Sunny Chan blogs Can you see the Logic in my Madness?

VMWare ESXi 3 experience

by schan

Posted on Saturday May 02, 2009 at 04:04am in Anything

I recently have upgraded my desktop machine to a Core 2 Quad - that by itself is quite a big change because I have been using AMD CPU for nearly 10 years, but it seems like Intel finally has a better product, so I voted with my Wallet.

Anyway so with a working Dual Core AMD Athlon x2 3800+ CPU as well as 4G DDR RAM, what shall we do with it? Of course try some new stuff. I always fancy the idea of having a hypervisor in the BIOS - althought we are not quite there yet, but the closest product we have right now.

So I downloaded the VMWare ESXi from VMWare website, burn it onto a CD and run installer. ESXi consists of a modified Linux kernel and some VMware modules. It took a minute or so to boot up. When I tried to run the installer, it comes back with an error with unsupported device. I did a quick Google on the topic and found that the installer just doesn't support IDE hard drives (which is the one that I have lying around!). You need to go to the virtual console and start hacking their installation script. That's not very nice.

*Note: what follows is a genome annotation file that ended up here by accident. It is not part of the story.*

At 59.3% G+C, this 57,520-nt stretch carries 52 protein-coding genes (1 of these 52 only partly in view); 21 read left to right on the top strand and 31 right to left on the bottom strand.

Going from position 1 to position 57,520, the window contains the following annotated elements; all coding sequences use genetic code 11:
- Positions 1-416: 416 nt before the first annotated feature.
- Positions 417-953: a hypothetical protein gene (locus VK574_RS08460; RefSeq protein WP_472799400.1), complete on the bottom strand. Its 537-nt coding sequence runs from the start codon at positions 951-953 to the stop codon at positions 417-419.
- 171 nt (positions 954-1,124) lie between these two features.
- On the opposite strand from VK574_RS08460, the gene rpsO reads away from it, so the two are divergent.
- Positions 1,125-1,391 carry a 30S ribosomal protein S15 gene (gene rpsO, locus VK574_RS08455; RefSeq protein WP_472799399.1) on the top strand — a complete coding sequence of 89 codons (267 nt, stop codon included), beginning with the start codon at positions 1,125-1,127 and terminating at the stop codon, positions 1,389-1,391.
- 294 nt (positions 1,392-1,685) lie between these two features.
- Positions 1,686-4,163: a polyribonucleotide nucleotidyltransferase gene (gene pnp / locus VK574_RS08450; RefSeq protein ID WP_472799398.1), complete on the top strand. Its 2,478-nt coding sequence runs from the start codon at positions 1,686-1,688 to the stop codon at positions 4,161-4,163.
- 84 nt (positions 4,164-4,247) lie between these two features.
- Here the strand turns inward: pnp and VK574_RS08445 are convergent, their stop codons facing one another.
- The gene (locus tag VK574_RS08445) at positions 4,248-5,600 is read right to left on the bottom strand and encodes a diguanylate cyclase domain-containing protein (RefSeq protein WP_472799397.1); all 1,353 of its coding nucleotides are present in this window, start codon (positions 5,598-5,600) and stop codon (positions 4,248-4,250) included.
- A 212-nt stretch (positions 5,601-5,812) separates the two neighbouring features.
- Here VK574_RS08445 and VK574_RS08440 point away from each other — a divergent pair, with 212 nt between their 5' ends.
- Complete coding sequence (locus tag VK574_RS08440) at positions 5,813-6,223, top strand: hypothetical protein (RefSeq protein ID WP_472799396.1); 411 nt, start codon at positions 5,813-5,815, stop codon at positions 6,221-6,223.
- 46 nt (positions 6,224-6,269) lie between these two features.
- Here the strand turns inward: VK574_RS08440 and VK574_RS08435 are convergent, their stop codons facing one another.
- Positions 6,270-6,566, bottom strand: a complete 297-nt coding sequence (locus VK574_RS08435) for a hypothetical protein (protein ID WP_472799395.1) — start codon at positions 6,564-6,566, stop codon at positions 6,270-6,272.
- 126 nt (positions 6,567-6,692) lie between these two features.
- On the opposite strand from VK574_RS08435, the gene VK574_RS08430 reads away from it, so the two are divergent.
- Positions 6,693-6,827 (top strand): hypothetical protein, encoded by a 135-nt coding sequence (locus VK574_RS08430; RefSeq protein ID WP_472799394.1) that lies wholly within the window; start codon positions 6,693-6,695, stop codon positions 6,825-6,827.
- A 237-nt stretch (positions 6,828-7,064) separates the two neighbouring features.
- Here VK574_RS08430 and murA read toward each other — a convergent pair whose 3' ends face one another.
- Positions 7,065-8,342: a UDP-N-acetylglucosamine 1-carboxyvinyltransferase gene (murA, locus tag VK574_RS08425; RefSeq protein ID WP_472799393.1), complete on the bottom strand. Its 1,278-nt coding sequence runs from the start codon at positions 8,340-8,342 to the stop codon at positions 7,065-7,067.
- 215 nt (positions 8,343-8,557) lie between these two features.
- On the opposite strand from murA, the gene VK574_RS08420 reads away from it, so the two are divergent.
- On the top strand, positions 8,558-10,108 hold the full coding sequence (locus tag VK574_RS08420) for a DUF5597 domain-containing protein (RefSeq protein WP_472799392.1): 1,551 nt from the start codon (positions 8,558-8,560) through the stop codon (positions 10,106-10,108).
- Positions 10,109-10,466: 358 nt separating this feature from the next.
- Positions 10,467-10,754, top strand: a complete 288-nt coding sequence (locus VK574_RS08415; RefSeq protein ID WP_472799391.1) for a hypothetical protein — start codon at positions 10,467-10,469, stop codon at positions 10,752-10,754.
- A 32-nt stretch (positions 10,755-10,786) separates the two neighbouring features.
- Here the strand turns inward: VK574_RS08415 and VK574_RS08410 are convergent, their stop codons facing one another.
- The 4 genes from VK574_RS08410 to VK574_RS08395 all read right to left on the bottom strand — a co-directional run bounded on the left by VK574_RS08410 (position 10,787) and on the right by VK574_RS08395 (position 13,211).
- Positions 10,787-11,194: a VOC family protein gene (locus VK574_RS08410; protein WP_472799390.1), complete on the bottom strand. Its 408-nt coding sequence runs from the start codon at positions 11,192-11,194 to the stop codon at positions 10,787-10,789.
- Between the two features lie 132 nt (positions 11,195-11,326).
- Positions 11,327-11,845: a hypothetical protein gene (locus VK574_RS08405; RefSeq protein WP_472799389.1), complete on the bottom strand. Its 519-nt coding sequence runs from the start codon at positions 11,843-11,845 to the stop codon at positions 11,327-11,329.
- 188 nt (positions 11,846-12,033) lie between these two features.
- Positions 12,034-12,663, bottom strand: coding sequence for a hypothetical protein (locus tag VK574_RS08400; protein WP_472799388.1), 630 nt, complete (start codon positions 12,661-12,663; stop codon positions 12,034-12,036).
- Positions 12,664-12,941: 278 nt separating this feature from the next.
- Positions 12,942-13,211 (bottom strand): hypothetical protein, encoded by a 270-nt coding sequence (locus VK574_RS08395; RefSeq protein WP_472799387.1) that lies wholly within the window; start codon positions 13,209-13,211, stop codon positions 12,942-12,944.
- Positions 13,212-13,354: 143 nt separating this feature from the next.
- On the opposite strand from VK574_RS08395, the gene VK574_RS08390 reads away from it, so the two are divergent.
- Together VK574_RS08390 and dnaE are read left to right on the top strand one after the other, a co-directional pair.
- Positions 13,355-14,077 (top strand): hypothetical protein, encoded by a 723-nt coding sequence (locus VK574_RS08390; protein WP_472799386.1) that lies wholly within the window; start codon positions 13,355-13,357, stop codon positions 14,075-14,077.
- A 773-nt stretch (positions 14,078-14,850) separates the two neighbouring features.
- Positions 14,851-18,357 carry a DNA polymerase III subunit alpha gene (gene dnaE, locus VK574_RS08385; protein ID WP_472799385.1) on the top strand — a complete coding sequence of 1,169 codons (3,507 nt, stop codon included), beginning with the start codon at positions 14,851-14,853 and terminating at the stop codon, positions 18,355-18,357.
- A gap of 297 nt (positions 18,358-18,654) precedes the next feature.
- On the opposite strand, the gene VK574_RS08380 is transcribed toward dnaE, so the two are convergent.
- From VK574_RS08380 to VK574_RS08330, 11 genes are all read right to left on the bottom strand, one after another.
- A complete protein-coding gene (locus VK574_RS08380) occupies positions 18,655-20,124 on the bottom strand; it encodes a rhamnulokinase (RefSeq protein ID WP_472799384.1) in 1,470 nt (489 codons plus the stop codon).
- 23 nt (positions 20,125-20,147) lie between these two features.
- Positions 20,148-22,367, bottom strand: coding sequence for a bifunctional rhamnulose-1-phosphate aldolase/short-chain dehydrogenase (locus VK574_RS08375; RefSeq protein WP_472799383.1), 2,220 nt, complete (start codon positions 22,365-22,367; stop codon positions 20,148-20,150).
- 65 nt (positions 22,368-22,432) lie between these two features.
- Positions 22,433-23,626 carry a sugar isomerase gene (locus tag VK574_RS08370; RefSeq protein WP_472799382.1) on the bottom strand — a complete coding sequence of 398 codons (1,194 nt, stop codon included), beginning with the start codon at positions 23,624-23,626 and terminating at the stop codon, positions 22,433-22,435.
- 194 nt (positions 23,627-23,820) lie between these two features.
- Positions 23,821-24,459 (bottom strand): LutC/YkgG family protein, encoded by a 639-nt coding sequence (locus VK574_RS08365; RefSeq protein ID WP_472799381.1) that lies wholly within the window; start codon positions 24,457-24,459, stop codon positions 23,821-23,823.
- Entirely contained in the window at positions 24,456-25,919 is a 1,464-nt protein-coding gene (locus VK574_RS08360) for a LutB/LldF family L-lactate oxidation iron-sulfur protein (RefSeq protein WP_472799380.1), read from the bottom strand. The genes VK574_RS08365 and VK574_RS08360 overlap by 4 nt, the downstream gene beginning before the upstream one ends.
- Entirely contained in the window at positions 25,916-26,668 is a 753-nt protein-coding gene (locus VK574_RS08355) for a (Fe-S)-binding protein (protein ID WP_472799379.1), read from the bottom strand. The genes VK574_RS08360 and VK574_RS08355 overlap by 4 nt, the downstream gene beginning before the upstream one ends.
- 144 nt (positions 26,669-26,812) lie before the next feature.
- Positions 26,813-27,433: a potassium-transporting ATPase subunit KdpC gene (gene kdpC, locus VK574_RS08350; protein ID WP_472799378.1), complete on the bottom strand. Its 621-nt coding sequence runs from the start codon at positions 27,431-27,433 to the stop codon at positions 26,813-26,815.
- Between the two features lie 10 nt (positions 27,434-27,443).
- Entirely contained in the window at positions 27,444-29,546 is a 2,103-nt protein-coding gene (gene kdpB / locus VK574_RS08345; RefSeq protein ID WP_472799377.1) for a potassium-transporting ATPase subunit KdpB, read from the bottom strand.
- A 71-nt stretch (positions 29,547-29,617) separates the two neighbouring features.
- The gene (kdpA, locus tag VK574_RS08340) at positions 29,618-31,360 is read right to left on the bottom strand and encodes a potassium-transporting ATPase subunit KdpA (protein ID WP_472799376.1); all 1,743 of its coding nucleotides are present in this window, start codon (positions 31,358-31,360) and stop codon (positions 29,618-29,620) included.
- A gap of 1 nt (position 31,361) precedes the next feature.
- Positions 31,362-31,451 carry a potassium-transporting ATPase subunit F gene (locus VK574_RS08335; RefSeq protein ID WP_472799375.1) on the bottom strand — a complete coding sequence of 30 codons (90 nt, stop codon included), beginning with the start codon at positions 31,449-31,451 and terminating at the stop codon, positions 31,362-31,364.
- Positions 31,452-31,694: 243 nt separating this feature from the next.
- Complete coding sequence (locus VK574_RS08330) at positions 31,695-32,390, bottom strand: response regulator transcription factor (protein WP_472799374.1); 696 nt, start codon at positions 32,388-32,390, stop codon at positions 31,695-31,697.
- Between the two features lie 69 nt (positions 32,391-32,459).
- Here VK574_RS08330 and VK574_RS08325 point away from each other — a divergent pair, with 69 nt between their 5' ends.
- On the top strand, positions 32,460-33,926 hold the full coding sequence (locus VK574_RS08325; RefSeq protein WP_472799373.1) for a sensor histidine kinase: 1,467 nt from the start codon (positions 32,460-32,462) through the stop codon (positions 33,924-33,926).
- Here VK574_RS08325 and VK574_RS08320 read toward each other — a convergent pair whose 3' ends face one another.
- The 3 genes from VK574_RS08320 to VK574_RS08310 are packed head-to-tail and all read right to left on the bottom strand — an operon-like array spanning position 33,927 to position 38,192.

Anyway, once I have installed it on the hard drive I reboot the machine - however it doesn't seems to be able to format the hard drive. After trying for half a Sunday I figure out that my drive was used to install Windows 7, and instead of standard old school partition table it now has a EFI GUID Partition Table. VMWare doesn't seems to know how to handle them. In the end I cleared the GPT using diskpart off my hard drive and now VMWare can install properly.

The one really annoy thing for me is that VMWare ESXi can only use drives formatted with VMFS - as a result I can't really share my external SATA hard drive with another Linux installation. BAD. Also it seems like you once you have created a VMWare Virtual hard drive on a data store it won't be able to shrink the disk size. Arghhhhhh. Why can't they have a straight pass through SATA? or USB? Searching in Google suggested that the only way you can let your VMWare to use a drive "natively" is to share it from a remote machine using a iSCSI intiaitor. BAD

At the moment when I need to install OS onto the server I either use a CD image or my local CD drive. This is another annoyance as I just cannot convince VMWare to assign the server's DVD ROM drive onto the virtual machine. Make it a bit slower to install the packages..

Another thing that I don't like is that there is no console directly on the server itself-  you will have to use the management client in order to connect to those console. This is okay for a headless server but for developer like me I would still prefer to have full console access to my VM the server itself.

Other than these annoying details it works pretty well with the stuff I throw at it. The CPU I use for this VMWare test machine doesn't support Pacifica technology (AMD's Vritualisation instructions set) but is still achieve a decent performance

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